This is a historic step for Canada. Prime Minister Justin Trudeau announced Tuesday, July 6, that he had appointed Mary Simon, an Inuit native of Nunavik (northern Quebec), as the new official representative of Queen Elizabeth II in Canada. She is the first Indigenous woman to hold this position, which also includes the position of Commander-in-Chief of the Canadian Armed Forces.
“We are honored to have Mme Simon as the first Indigenous Governor General ”, said Mr. Trudeau. “Today, after one hundred and fifty-four years, our country is taking an important step. I don’t see a better person at the moment ”Justin Trudeau added, as the country mourns the discovery of more than a thousand anonymous graves near former residential schools. “The role of Governor General in our parliamentary system is symbolic, but it is also an extremely important role”, underlined Mr. Trudeau, by evoking in particular a role allowing “Bringing Canadians together”.
Before taking on this role, Mary Simon, 74, was notably a “Defender of rights and culture” of this tribe, according to Mr. Trudeau. She was also Canadian Ambassador to Denmark (1999-2001) and radio host for the English channel CBC.
Mary Simon, now the 30e Governor General in this position, also underlined a “Historic opportunity” by thanking the head of the Canadian government, who has made reconciliation with indigenous peoples one of his priorities. “I can say with confidence that my appointment is a historic and inspiring moment for Canada, and an important step on the long road to reconciliation”, she added.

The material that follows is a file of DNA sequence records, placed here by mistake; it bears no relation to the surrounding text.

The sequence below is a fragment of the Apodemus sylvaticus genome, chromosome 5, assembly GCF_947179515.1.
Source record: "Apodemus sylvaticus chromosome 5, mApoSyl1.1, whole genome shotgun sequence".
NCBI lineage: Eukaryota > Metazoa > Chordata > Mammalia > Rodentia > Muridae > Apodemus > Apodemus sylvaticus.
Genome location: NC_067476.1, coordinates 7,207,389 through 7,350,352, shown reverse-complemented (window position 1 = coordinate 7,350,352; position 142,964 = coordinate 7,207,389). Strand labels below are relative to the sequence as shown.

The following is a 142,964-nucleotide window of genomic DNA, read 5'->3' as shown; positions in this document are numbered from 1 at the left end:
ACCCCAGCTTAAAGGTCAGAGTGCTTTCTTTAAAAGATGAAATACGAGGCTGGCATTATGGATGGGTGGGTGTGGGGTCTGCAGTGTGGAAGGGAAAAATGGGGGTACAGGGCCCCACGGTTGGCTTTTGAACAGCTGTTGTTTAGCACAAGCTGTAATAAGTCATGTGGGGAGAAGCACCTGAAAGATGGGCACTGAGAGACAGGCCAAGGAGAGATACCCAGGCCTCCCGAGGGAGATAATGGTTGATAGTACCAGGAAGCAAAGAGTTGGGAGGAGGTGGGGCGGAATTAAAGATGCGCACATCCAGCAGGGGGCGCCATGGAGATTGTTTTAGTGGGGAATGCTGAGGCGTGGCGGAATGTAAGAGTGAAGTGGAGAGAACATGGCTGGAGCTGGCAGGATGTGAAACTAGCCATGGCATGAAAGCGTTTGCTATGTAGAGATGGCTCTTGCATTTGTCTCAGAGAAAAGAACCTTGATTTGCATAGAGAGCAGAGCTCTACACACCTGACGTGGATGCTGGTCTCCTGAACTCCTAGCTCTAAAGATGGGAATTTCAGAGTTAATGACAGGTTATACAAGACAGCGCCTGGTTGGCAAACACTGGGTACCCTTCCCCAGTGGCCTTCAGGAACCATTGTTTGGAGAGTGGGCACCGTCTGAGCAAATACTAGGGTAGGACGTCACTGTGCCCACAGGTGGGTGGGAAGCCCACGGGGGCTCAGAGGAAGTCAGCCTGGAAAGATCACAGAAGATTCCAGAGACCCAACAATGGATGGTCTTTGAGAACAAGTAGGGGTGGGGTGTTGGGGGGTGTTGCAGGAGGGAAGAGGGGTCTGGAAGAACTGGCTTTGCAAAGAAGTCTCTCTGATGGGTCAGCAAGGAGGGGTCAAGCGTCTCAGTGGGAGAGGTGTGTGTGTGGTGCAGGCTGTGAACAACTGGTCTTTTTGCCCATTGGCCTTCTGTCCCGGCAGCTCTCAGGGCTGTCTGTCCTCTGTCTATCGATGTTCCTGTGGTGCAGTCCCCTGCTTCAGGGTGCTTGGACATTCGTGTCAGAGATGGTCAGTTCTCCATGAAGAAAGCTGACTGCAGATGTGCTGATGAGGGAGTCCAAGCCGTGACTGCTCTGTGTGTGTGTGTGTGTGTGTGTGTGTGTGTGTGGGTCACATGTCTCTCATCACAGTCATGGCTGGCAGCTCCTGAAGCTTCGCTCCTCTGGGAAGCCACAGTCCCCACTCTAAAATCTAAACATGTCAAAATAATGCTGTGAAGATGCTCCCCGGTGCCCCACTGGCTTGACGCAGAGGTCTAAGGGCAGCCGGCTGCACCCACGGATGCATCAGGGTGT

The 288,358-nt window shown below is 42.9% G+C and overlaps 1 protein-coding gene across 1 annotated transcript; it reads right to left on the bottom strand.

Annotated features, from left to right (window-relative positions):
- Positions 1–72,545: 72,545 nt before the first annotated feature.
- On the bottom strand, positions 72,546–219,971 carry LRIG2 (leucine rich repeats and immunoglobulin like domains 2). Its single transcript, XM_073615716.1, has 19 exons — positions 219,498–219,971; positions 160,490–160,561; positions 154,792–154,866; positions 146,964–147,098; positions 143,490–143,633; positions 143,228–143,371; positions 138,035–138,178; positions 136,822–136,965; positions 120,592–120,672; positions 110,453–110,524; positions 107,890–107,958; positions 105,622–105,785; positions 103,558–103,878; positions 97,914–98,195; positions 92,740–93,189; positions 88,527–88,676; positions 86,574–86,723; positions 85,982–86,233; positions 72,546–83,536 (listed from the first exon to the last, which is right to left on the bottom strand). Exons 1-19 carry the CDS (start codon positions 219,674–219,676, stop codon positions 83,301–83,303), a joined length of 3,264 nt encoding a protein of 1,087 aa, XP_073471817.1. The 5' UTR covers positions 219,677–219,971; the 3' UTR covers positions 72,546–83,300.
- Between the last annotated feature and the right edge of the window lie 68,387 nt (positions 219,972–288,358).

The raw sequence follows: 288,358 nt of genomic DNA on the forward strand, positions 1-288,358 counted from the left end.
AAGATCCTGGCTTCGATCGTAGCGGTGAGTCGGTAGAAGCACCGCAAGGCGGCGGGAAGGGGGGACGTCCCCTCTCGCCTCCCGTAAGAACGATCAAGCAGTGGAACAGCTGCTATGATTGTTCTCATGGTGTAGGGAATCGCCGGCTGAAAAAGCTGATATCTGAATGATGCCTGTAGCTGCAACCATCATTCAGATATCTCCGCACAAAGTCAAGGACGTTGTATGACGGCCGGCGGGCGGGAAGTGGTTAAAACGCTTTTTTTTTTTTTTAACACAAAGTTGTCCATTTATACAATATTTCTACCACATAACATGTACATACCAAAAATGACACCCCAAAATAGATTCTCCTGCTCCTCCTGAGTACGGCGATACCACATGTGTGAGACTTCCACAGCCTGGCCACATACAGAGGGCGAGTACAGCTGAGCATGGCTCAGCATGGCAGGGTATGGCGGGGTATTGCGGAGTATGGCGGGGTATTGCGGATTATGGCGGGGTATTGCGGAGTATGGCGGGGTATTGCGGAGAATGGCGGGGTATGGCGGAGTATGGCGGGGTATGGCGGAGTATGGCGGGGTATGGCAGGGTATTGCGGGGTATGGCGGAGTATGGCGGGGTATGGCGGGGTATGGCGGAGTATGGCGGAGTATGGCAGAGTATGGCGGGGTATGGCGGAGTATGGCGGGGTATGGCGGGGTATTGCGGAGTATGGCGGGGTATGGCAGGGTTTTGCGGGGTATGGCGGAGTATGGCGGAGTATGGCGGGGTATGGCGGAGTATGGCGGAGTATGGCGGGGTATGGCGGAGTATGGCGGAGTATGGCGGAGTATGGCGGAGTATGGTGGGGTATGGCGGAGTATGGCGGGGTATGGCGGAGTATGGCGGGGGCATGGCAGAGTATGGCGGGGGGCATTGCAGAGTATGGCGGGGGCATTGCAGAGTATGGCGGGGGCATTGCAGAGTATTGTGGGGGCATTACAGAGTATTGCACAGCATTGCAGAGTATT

Mme Simon does not speak French, although she promises to learn the language during her tenure, reports The duty. “I want things to be clear. I am bilingual, but in Inuktitut and English. It is because I grew up in Quebec that I was refused the opportunity to learn French during my stay in federal day schools. “
Discovery of graves
The announcement came after the discovery of 751 graves in Saskatchewan and several hundred unmarked graves in British Columbia near former residential schools since the end of May. Asked about these discoveries, Mme Simon said: “I don’t see a conflict. We have to come to terms with the past ”, report Press.
Some 150,000 Amerindian, Métis and Inuit children, forcibly recruited until the 1990s in 139 residential schools across the country, have been cut off from their families, their language and their culture.
Mary Simon succeeds Julie Payette, who resigned in January following accusations of harassment. The Governor General is usually appointed for five years, but the length of his term is at the discretion of the Queen of England.